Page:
“President Obama celebrates a legislative victory Wednesday,” USA Today writes. “The president makes remarks on Tuesday's confirmation of Richard Cordray, director of the new Consumer Financial Protection Bureau.”
USA Today: “While President Obama once called for an immigration bill by August, he is now acknowledging that nothing will happen until after summer. Obama told Telemundo's Denver affiliate that August ‘was originally my hope and my goal,’ but too many House Republicans are balking at the comprehensive bill the Senate passed.”
Obama also said he wants a path to citizenship included: "It does not make sense to me, if we're gonna make this once in a generation effort to finally fix the system, to leave the status of 11 million people or so unresolved, and certainly for us to have two classes of people in this country, full citizens, and people who are permanently resigned to a lower status. I think that's not who we are as Americans. That's never been our tradition."
Perry Bacon: “A day after the Trayvon Martin verdict, President Obama issued a carefully-phrased, 166-word statement expressing his sadness for the Martin family and urging ‘calm reflection’ from people angered by the decision. Senior administration aides played down the idea that the nation’s first black president would use the case as a way to start some broader dialogue on race in America. The next day, one of the administration’s other key black figures emerged publicly. And just as in 2009, when he cast America as a ‘nation of cowards’ unwilling to discuss race, or last year, when he likened Republican-sponsored voter ID laws to the Jim Crow-era, he was ready to say much more on a controversial issue that touched on race than the president. Attorney General Eric Holder effectively called for the kind of racial discussion the White House didn’t embrace.”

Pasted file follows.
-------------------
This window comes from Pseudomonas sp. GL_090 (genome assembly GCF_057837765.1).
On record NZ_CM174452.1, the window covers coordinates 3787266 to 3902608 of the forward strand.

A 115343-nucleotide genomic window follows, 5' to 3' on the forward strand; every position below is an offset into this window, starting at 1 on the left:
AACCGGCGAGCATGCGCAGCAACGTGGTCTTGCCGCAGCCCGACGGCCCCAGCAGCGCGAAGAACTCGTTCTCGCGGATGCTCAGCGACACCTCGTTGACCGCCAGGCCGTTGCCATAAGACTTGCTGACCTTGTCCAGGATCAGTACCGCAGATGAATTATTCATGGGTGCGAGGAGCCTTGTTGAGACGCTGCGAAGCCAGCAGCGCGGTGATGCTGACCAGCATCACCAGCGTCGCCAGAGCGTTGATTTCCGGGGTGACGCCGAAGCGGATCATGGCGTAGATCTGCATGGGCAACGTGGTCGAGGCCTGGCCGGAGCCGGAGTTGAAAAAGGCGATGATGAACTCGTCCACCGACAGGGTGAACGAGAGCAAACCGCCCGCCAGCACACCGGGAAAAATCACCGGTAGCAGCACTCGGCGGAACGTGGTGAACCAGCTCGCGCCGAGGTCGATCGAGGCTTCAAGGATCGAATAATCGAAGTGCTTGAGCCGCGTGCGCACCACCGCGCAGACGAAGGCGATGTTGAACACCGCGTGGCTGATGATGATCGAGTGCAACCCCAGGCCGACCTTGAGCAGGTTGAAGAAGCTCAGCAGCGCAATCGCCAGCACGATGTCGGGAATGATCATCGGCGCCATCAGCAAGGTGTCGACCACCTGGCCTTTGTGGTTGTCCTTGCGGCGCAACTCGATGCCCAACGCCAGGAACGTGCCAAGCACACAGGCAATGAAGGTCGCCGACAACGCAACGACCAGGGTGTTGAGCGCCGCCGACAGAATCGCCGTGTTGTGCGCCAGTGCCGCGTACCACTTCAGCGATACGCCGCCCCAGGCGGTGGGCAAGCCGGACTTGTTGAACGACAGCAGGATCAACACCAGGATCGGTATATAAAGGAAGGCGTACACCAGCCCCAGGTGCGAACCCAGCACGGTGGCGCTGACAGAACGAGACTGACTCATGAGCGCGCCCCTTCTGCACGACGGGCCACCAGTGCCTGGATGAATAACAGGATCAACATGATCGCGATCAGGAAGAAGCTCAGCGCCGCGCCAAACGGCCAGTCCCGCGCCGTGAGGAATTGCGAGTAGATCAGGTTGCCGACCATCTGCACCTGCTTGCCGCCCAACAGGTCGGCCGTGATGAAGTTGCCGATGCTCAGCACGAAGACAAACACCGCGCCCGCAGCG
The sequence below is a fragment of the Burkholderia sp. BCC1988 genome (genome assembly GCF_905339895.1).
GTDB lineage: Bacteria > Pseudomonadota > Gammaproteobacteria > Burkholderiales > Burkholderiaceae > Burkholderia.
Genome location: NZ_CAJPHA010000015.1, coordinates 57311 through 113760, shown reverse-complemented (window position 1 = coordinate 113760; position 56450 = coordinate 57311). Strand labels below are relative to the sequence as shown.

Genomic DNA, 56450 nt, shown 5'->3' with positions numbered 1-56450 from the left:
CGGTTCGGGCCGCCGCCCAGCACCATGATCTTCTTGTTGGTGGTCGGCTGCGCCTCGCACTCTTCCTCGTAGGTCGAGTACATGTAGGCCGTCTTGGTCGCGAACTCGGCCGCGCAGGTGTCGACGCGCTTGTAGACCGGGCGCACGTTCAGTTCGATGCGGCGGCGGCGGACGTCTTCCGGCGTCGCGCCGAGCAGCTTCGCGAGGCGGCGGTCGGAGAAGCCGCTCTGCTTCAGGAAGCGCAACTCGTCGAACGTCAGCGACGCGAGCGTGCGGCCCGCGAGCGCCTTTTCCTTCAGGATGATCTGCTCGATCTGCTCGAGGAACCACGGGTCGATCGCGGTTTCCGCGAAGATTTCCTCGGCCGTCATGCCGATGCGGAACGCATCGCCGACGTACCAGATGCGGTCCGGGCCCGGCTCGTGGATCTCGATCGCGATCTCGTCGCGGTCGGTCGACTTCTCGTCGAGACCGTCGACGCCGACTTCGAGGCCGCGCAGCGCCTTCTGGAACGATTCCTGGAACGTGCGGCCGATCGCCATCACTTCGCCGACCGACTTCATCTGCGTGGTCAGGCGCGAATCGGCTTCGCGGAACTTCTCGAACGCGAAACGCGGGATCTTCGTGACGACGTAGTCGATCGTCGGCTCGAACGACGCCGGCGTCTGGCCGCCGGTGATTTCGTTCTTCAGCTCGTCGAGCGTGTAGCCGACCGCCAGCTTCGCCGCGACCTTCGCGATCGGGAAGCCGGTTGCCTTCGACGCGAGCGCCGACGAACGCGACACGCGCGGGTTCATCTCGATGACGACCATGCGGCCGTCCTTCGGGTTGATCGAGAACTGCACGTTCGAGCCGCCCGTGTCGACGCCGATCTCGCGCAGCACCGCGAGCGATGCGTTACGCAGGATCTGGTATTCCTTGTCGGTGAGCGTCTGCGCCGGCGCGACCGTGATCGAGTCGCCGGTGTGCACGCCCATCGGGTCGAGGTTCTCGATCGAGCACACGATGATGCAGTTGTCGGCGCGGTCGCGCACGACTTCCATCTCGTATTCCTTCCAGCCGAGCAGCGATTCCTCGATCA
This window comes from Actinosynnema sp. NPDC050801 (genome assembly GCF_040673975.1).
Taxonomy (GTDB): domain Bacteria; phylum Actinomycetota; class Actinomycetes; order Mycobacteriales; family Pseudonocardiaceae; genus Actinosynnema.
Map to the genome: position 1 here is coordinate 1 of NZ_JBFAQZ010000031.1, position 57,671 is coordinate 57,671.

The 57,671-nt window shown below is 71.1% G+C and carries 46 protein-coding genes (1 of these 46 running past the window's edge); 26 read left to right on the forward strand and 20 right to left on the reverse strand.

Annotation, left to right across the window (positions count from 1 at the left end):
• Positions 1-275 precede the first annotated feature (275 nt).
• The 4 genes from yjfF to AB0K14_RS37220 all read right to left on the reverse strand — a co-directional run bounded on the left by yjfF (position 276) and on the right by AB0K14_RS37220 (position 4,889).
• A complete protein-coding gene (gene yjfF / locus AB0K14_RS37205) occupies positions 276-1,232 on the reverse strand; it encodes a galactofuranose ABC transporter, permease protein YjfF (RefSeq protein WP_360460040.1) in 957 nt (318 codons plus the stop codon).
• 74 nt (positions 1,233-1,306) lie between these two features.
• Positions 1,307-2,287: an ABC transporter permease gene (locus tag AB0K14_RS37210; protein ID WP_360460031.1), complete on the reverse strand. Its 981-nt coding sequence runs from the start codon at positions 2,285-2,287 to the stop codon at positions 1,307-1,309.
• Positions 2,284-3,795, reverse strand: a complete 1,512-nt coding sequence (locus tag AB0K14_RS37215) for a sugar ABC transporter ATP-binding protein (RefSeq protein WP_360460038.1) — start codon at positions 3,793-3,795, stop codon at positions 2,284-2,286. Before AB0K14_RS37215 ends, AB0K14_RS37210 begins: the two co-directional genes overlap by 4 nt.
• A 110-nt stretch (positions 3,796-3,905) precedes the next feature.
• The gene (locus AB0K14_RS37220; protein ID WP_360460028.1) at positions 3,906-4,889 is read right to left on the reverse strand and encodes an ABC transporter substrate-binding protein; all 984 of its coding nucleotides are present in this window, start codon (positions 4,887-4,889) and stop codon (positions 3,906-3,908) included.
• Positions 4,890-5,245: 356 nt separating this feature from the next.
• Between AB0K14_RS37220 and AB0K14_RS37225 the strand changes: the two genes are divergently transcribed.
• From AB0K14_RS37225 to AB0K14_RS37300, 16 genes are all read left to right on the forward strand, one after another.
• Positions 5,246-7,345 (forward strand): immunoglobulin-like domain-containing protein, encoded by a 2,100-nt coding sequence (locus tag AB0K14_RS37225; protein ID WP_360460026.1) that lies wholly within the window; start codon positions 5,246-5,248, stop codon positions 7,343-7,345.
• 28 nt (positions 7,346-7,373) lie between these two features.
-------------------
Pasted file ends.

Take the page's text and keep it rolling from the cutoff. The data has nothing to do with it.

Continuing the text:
For all the political sunny talk about recovery after Sandy by New Jersey Gov. Chris Christie and President Obama, read this USA Today piece on the continued post-Sandy struggles. “Nine months have passed since that evening when Bobby and Pamela Vazquez survived the harrowing experience. Nine months of trying to loosen the vise that the storm has had on every aspect of their lives — their physical, emotional and mental state, their finances and, ultimately, their future. Nine months of battling depression, uncertainty, loss and guilt. … As summer welcomes people back to the Jersey Shore, rebuilding has been slow but steady. Yet the Vazquezes, like thousands of others who lost homes, remain in limbo. The storm caused $7.8 billion in insured commercial and residential losses in New Jersey. About 82,000 homes sustained damage, according to the state's Department of Community Affairs. Of those, 56,000 suffered major or severe damage, and of those, a little more than 40,000 were owner-occupied primary residences. The Vazquezes have been trying to rebuild their lives with no possessions, limited savings and no permanent place to live. Homeowners insurance did not cover flooding. They were paid nothing.”
(Full disclosure: The town featured is four miles from where one of your First Read authors lived.)
A National Journal poll finds 67% of people support the Keystone XL pipeline.
By the way… “An ever-expanding amount of the nation's medical records — millions of prescriptions, medical reports and appointment reminders — are now computerized and part of an ambitious electronic medical records program, the Obama administration reports,” USA Today reports. “Since the start of a 2011 program in which the government helps finance new health records systems, doctors or their assistants have filled more than 190 million prescriptions electronically, according to data provided by the Centers for Medicare & Medicaid Services.”
The EPA will soon be the Clinton building.